Audrey Hepburn (1929 – 1993) once quoted “To plant a garden is to believe in tomorrow”. One can only be inspired by the life and legacy of this remarkable person, most notably for her considerable work for the international children’s relief organization UNICEF. It is however the spirit of this particular Audrey Hepburn quotation that captures the beautiful garden that has been constructed at the new home of TSIBA Business School in Woodstock, Cape Town.
The very core of TSIBA is to believe in tomorrow. Towards this, TSIBA has provided fully funded tertiary education to talented and ambitious young students from at-risk communities for almost two decades. As described on the TSIBA website, “The philosophy of this institution is to remove all barriers to access quality tertiary education, while recognising that access is the entry point only. Inside TSIBA, our approach is to hold education as a catalyst for the best of what people can be. The core subjects which underpin excellent business education are necessary and provided in full here. But they are not sufficient.
TSIBA goes beyond by placing attitude, leadership and entrepreneurship as credit bearing subjects at the heart of all of our curricula. On completion of their studies here all graduates of TSIBA have deeply explored the questions of what is my work, what is success, and how do I add value. These are the questions we all must answer. The answers build each of our own unique stories and they build our citizenship. When this is achieved the outcomes are profound, especially in the communities where TSIBA proudly has its roots.
On route in this journey of self discovery, TSIBA students are encouraged to explore their own connection to nature and the environment. This approach to business education has never been more relevant. People, profit, and the planet must form equal pillars of importance in conducting business. In this endeavour we are reminded of the words of economist, educator and peace activist Kenneth Ewart Boulding with his wisdom that “Anyone who thinks you can have infinite (business) growth on a finite planet is either a madman or an economist”. As a business school we thus hold a huge responsibility – to grow business leaders such that business may be conducted successfully in a thousand years, and in healthy social, economic and natural environments.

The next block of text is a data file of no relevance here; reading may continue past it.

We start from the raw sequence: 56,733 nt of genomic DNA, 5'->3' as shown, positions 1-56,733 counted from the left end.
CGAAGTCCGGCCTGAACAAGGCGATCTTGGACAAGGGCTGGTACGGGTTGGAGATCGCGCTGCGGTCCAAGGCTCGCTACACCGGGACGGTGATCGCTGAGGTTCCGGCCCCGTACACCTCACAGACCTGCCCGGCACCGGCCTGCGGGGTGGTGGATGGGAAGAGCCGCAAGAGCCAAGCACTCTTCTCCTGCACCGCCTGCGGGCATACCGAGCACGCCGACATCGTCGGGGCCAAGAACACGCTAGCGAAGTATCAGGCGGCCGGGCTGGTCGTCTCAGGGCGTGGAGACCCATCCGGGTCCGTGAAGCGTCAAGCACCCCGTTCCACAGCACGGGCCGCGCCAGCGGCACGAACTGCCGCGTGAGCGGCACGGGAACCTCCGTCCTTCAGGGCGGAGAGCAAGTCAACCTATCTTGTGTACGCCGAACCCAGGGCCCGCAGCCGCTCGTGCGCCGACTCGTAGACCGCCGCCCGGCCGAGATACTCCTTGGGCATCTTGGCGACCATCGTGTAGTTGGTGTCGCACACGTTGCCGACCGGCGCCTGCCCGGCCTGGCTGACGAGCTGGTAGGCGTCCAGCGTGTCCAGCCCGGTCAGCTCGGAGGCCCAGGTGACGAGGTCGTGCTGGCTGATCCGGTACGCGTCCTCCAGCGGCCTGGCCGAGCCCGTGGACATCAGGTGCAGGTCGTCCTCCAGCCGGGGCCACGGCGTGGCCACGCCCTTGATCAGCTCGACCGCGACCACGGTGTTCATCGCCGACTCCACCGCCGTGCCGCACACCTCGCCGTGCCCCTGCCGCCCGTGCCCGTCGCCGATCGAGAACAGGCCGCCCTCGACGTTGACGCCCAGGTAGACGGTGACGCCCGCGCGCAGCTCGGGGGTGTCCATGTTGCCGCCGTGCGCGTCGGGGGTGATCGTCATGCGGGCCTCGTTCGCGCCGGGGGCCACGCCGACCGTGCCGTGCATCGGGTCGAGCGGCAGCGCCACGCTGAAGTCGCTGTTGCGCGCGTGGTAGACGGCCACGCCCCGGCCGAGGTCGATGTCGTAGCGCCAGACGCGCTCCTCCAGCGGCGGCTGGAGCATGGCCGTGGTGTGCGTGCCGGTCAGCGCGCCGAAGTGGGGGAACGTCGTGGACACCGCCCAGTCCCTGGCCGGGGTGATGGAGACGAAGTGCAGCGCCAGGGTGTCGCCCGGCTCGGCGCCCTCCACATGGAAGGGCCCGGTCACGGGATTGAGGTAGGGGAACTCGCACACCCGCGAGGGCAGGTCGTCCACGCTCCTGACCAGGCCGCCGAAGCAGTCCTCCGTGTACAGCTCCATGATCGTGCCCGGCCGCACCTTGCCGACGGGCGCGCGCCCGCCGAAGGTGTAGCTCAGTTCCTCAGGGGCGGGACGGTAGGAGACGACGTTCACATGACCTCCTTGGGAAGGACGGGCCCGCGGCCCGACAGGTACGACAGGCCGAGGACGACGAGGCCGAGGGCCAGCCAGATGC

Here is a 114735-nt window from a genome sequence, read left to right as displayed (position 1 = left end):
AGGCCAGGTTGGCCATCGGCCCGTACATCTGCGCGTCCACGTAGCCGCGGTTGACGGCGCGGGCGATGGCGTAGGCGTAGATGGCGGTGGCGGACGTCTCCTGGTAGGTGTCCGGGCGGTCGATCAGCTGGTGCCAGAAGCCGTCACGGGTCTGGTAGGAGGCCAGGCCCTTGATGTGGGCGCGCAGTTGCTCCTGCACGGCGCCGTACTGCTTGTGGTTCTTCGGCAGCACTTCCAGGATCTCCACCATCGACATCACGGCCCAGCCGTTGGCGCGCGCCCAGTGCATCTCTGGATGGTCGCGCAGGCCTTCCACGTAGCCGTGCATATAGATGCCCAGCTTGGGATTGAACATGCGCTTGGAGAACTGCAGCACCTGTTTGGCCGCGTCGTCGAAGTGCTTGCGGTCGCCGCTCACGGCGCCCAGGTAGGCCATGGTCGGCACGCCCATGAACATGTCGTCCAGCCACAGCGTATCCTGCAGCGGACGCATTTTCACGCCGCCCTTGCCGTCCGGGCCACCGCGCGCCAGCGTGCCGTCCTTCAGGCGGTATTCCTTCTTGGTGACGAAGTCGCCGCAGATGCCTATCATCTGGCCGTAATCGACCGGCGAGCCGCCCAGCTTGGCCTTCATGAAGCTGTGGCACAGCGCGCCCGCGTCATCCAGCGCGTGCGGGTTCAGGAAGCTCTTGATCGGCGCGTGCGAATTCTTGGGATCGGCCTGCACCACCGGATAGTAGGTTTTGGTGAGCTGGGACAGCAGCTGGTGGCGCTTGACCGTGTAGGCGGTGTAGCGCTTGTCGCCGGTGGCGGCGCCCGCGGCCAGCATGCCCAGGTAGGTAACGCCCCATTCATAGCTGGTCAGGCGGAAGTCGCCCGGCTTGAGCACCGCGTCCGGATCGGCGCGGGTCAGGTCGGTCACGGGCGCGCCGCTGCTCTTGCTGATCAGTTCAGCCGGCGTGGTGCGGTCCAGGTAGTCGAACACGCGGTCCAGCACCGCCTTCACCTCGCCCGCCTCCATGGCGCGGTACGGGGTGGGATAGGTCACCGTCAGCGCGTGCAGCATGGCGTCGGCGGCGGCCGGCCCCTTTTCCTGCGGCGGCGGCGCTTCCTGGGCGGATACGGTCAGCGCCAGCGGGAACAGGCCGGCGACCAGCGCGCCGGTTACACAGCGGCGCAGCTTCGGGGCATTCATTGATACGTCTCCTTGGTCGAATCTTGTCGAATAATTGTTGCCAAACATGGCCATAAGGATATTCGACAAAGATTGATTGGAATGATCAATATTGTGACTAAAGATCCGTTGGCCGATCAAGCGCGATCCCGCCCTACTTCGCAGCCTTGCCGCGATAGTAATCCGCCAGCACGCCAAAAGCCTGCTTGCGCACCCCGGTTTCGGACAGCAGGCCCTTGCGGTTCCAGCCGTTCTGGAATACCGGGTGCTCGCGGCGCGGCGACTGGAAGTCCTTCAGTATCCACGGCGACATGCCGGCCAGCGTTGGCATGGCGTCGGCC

The reconstructed Marina Garden at TSIBA House is beautiful for its location at the heart of Woodstock, it’s 500 year old Milkwood Tree (the Treaty Tree), and the many other indigenous trees recently planted here, including a young Erythrina Lysistemon (Coral Tree), Syzygium guineense (Waterberry), and many Aloidendron Barberae (Tree Aloes). But beyond its aesthetic, the vision for this garden was to provide a physical representation of the critical connection between the natural environment, business and business education. The garden creates an appealing space for students to relax in as well as a natural green space which many of our students do not experience within the communities from which they emerge. But also, such spaces provide important learning for the respect of, and appreciation for, the natural environment. For a business school, and in terms of the crucial connection between environment and business, the particular focus area of SDG 12, such a perspective is more important now than ever.
Written with thanks to the MariaMarina Foundation who provided the funding to build our garden.